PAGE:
DNA extraction

Mussel hemolymph samples were processed as described in Geist and Kuehn (2005) (i.e., using NucleoSpin Tissue Kit [Machery-Nagel]). The same kit was also used for DNA extraction of uninfested fish samples. For preserved mussel tissue samples, a phenol–chloroform DNA extraction protocol (Sambrook et al. 1999) was followed after washing the samples in distilled water. Since the extraction method applied was previously described to strongly influence the PCR amplification success in mussel shell material (Geist et al. 2008), we tested the suitability of both NucleoSpin Tissue Kit and phenol–chloroform protocol for extracting glochidial DNA (Table 1).

DNA templates for subsequent PCR were prepared by diluting to approximately 50 ng DNA/µl. Since the ratio of glochidial:fish DNA in infested fish gill samples was not known, PCR reactions were performed on undiluted isolated DNA samples.

Testing different ITS-1 primers

Three ITS-1 primer pairs were tested for exclusive DNA amplification in all eight unionoid species. In a first step, we assessed the two primer pairs developed by Gerke and Tiedemann (2001): (1) their flanking ITS-1 primers (from here on referred to as “ITS-1-GT”); and (2) their internal ITS-1 primers (from here on referred to as “ITS-1-GTi”). For reasons explained in the results section, we then developed (3) a new primer pair for the ITS-1 region with the core objective of perfectly matching sequence regions in all unionoids, but little matches with fish species using the PRIMER3 software (Rozen and Skaletsky 2000), based on published sequences of unionoid and fish species (NCBI database). Primer sequences were ITS-1-F (forward): AGACTGGGTTGCGGAGGT; and ITS-1-R (reverse): CGAGTGATCCACCGCTTAGA.

The three PCRs were performed on all samples, respectively, in 30 µL reactions with the following components: 1× BD PCR reaction buffer (stock solution 10×: 0.8 M Tris-HCl, 0.2 M [NH4]2SO4) (Solis Biodyne), 0.2 mM of each dNTP in mixture (Solis Biodyne), 2.5 mM MgCl2 (Solis Biodyne), 0.2 ρmol/µl of each oligonucleotide primer (Biomers), 0.04 U/µl Taq DNA-polymerase (Solis Biodyne), 2.0 µl template DNA (working solution), and HPLC H2O (Roth) to adjust to the final concentration. The reaction was performed in a UNO-II cycler (Biometra) with following cycling parameters: one cycle at 94°C for 3 min; 34 cycles of 94°C for 30 sec, 55°C for 30 sec, 72°C for 30 sec; and one cycle at 72°C for 10 min. PCR products were separated on 2.2% agarose gels and visualized under an ultraviolet lamp.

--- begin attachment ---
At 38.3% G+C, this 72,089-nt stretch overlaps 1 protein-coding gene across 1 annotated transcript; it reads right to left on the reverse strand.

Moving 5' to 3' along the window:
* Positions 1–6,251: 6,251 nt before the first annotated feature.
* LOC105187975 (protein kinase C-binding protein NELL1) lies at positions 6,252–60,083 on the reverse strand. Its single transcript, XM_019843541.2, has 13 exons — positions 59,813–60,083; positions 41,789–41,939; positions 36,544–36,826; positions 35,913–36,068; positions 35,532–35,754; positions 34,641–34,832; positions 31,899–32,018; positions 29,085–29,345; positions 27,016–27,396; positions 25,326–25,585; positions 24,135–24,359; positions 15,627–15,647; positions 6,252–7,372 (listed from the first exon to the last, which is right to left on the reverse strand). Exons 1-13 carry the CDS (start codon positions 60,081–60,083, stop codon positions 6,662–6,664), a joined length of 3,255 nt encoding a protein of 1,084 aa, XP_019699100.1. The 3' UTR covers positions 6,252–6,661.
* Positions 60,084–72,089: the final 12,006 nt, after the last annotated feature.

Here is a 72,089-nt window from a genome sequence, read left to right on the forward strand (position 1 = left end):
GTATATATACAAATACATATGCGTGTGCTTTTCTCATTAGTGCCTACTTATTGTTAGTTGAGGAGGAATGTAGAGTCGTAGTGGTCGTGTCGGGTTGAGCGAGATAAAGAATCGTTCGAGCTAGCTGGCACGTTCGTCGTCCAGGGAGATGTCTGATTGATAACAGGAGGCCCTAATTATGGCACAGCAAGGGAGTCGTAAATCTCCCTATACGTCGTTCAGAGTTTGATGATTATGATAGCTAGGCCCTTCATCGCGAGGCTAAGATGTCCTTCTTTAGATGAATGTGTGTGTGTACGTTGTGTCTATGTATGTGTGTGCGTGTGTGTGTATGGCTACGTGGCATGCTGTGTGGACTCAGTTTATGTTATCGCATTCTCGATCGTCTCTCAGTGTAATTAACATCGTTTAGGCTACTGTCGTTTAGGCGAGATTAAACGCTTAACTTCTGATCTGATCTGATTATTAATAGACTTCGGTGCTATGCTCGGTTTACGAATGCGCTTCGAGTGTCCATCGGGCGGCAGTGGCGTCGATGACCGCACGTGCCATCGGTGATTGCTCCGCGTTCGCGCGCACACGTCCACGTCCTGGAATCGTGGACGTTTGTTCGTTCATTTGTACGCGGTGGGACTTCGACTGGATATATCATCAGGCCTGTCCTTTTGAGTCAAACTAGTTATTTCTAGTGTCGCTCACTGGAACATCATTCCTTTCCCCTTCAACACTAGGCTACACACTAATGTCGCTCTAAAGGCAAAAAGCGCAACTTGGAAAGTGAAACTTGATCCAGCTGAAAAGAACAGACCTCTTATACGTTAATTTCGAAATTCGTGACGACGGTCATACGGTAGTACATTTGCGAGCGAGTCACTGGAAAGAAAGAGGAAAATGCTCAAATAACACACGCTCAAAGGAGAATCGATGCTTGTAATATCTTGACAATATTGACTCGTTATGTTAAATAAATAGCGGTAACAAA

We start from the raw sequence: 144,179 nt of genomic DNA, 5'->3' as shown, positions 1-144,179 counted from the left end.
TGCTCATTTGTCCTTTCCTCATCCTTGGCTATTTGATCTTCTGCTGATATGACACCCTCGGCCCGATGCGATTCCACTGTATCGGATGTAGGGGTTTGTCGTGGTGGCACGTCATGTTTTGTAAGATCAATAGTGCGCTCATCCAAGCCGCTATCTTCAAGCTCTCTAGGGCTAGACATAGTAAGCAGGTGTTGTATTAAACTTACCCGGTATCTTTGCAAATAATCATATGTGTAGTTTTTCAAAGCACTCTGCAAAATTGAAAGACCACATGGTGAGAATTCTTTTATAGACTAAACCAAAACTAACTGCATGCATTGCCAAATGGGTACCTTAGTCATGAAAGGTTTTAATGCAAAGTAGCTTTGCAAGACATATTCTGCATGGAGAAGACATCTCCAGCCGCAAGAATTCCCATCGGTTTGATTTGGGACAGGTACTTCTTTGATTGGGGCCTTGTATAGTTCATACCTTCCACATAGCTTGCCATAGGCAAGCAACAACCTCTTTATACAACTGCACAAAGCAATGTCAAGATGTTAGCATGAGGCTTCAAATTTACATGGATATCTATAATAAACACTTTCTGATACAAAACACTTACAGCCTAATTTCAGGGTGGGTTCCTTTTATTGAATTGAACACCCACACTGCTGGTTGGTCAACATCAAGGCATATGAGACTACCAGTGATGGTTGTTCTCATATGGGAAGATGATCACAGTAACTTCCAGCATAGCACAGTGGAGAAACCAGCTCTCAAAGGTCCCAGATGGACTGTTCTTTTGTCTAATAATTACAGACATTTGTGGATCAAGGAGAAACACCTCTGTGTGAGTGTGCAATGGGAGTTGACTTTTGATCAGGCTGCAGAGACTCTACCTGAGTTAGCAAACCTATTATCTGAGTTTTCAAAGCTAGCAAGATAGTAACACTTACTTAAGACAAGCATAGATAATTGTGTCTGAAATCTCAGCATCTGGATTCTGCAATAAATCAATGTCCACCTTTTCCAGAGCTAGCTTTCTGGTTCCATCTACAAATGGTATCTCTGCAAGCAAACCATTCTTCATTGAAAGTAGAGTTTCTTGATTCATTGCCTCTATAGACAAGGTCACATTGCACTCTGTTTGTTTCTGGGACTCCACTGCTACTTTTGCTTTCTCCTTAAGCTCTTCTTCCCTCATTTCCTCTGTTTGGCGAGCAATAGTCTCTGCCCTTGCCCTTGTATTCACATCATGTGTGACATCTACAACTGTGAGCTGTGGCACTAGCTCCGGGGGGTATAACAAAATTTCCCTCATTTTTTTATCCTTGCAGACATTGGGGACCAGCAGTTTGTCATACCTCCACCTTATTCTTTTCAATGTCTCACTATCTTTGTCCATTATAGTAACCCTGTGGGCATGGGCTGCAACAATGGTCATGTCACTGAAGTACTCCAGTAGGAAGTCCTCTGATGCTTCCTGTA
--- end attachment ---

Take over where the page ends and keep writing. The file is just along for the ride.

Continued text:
Developing and testing molecular identification key

The new RFLP identification key was developed by examining restriction sites of partial ITS-1 nucleotide sequences of the eight North and Central European unionoid species using the program NEBcutter V2.0 ( As respective sequences for European representatives of six of the species had already been published (GenBank, Accession Numbers. AJ295287–AJ295292, and DQ060177–DQ060192), we sequenced PCR products for the remaining two species, that is, M. margaritifera and S. woodiana (published in GenBank under Accession Numbers JN860929 and JN860930). Given the current uncertainties with regard to the species status of European “S. woodiana,” we used program BLAST ( to compare our putative S. woodiana sequence with published sequences of Asian representatives of this species (comprising three subspecies; i.e., S. woodiana woodiana, EU580109, AY484956, GQ393015, GQ393016; S. woodiana elliptica, GQ393011–GQ393014; and S. woodiana pacifica, GQ393009, GQ393010, GQ393017–GQ393019, AY484957) as well as A. arcaeformis (AY484953, AY484954).